Like the rac­ers, pace pilots have to at­tend the brief­ings and com­plete the Py­lon Rac­ing School, which takes place at Stead Field in June, to learn the pro­ce­dures for the races and the spe­cific pace-pi­lot du­ties. Those du­ties are nu­mer­ous. One im­por­tant task is keep­ing on sched­ule. Pace con­ducts a sep­a­rate brief­ing for each heat to pro­vide the race pilots with spe­cific times for when to meet at the air­planes, start the en­gines, taxi to the run­way, take off, en­ter the race­course and land. Other de­tails, such as the speeds for dif­fer­ent seg­ments of the flight, are also cov­ered.

Dur­ing the taxi phase and lineup for take­off, pace ob­serves the air­planes to make sure they are con­fig­ured prop­erly, the doors are closed, and none of them are drip­ping flu­ids, have flat tires or ap­pear to suf­fer any other is­sues. The only ground is­sue Magic and I found dur­ing the 2018 races was a flat tire on Mathias Haid’s Thun­der Mus­tang, Race 151. For­tu­nately, the is­sue hap­pened on Fri­day, and Haid was able to fly both Satur­day and Sun­day.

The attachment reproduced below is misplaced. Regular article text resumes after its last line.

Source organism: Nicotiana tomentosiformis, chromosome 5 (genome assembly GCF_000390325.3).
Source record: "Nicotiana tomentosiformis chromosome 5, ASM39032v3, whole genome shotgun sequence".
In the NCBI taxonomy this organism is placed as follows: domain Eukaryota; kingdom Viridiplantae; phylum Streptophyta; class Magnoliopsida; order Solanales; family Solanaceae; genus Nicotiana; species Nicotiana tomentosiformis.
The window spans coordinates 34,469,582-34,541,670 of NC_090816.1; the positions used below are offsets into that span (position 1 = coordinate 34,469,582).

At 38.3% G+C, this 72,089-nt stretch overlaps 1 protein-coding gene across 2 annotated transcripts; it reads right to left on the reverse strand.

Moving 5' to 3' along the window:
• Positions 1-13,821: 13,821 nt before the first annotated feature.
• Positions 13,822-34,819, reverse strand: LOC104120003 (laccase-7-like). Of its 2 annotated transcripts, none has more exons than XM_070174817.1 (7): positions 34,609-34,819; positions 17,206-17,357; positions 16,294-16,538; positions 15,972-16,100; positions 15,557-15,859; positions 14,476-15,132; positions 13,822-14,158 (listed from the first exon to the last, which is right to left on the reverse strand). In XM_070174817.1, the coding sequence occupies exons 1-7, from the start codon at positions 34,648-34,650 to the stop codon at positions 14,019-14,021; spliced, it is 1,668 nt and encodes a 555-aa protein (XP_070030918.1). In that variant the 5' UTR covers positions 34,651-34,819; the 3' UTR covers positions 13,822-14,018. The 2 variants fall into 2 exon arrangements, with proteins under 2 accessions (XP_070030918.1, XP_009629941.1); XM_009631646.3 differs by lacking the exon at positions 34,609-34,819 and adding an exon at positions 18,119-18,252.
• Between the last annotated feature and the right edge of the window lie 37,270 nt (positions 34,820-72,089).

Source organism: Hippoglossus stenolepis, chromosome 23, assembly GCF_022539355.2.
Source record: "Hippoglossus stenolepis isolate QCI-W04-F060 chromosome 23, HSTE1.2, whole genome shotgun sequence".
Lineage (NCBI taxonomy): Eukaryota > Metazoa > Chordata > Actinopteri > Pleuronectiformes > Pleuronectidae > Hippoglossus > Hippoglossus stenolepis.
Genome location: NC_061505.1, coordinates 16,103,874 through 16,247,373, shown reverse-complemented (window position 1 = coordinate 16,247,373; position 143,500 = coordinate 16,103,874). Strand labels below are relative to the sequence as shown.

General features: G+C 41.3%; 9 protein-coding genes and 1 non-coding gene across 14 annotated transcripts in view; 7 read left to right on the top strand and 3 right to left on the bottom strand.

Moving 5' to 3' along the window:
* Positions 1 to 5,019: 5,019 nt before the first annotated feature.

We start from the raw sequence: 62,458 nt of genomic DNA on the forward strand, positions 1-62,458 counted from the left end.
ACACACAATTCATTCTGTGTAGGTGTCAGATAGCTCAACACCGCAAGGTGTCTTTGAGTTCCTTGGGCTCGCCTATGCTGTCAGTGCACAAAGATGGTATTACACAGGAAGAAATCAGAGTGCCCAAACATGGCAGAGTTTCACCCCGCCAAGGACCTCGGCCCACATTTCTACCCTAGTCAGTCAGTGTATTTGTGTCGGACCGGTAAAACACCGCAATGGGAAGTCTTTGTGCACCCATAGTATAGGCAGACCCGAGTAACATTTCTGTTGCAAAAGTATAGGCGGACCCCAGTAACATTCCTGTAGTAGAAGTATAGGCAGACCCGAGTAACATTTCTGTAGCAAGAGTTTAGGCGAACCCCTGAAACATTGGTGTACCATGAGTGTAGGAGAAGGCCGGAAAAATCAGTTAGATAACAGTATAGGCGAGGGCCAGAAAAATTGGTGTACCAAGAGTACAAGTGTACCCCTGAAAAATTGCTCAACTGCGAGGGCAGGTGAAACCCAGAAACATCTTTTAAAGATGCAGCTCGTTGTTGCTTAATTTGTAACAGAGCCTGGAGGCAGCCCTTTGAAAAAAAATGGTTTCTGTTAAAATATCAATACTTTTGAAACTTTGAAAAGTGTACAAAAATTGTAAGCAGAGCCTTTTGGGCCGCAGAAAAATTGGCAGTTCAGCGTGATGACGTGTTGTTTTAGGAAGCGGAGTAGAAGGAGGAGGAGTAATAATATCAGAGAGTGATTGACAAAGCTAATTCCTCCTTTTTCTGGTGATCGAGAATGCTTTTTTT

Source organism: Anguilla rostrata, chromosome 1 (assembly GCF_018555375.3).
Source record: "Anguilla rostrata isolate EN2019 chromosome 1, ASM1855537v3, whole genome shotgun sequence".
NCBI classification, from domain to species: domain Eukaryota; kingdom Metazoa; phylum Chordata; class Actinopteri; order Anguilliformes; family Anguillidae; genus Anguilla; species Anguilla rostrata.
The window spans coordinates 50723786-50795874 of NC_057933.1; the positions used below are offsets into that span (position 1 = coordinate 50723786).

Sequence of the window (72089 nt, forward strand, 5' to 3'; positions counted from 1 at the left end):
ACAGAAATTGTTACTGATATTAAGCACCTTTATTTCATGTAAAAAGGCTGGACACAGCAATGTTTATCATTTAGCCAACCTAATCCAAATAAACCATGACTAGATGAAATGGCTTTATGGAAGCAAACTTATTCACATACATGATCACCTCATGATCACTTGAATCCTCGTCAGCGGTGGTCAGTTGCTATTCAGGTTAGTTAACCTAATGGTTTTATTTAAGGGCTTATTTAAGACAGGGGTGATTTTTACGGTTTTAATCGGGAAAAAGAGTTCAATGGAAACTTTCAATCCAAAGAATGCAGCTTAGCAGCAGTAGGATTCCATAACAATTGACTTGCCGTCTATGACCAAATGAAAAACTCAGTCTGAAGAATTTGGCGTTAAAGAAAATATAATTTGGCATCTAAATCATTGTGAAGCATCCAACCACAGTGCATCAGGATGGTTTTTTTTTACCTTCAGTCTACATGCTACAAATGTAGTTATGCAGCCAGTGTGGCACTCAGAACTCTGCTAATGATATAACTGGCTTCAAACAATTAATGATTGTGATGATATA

Af­ter take­off, the air­planes form up on the pace air­plane and the group flies around Peav­ine Moun­tain. It’s the pace pi­lot’s job to di­rect them and bring them into a straight start­ing line in the chute be­fore call­ing out, “Ladies and gen­tle­men, you have a race!” Ladies? Yes, we did in­deed have some very ac­com­plished women in the Sport heats: Chi­wami Tak­agi-Read, Jessy Panzer and Vicky Ben­z­ing, who is gen­er­ally com­pet­i­tive in the Sport Gold but was not able to fly her faster Legacy this year, put­ting her in the Sil­ver heat with Race 15, Lucky Girl. Ben­z­ing is also one of


the top rac­ers in the Jet Class in Race 15, an L-39 named Dark­star II.

Once the rac­ers are on the course, the pace pi­lot mon­i­tors the race from above and alerts the race pilots if some­thing looks wrong. If a may­day oc­curs, which is com­mon in the fi­nal heats since the pilots push the en­gines way past the de­sign lim­its, in some cases be­yond 80 inches of MP, pace is there to help in any way pos­si­ble. It can be a very busy job, and it is help­ful for the pace pi­lot to have an observer as a sec­ond set of eyes in the cock­pit.